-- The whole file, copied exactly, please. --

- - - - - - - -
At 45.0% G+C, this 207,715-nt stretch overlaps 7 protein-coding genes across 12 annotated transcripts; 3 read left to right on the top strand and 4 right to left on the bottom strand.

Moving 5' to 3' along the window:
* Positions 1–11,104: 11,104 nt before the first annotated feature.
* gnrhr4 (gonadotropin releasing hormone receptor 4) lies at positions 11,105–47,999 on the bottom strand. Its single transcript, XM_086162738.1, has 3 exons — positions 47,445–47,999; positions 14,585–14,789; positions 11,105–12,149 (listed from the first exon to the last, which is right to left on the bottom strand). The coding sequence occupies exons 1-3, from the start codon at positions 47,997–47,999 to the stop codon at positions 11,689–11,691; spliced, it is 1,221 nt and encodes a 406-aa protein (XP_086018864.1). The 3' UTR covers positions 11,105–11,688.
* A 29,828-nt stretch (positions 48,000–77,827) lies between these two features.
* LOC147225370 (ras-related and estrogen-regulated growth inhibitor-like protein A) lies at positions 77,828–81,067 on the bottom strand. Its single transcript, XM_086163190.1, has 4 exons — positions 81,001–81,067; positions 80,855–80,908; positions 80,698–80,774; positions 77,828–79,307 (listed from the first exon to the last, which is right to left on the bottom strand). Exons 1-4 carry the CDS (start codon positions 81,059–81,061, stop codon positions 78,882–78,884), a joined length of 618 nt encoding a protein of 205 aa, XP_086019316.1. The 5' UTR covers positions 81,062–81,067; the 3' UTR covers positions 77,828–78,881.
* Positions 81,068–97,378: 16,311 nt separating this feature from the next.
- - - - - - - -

At 45.0% G+C, this 207,715-nt stretch overlaps 7 protein-coding genes across 12 annotated transcripts; 3 read left to right on the top strand and 4 right to left on the bottom strand.

Moving 5' to 3' along the window:
* Positions 1–11,104: 11,104 nt before the first annotated feature.
* gnrhr4 (gonadotropin releasing hormone receptor 4) lies at positions 11,105–47,999 on the bottom strand. Its single transcript, XM_086162738.1, has 3 exons — positions 47,445–47,999; positions 14,585–14,789; positions 11,105–12,149 (listed from the first exon to the last, which is right to left on the bottom strand). The coding sequence occupies exons 1-3, from the start codon at positions 47,997–47,999 to the stop codon at positions 11,689–11,691; spliced, it is 1,221 nt and encodes a 406-aa protein (XP_086018864.1). The 3' UTR covers positions 11,105–11,688.
* A 29,828-nt stretch (positions 48,000–77,827) lies between these two features.
* LOC147225370 (ras-related and estrogen-regulated growth inhibitor-like protein A) lies at positions 77,828–81,067 on the bottom strand. Its single transcript, XM_086163190.1, has 4 exons — positions 81,001–81,067; positions 80,855–80,908; positions 80,698–80,774; positions 77,828–79,307 (listed from the first exon to the last, which is right to left on the bottom strand). Exons 1-4 carry the CDS (start codon positions 81,059–81,061, stop codon positions 78,882–78,884), a joined length of 618 nt encoding a protein of 205 aa, XP_086019316.1. The 5' UTR covers positions 81,062–81,067; the 3' UTR covers positions 77,828–78,881.
* Positions 81,068–97,378: 16,311 nt separating this feature from the next.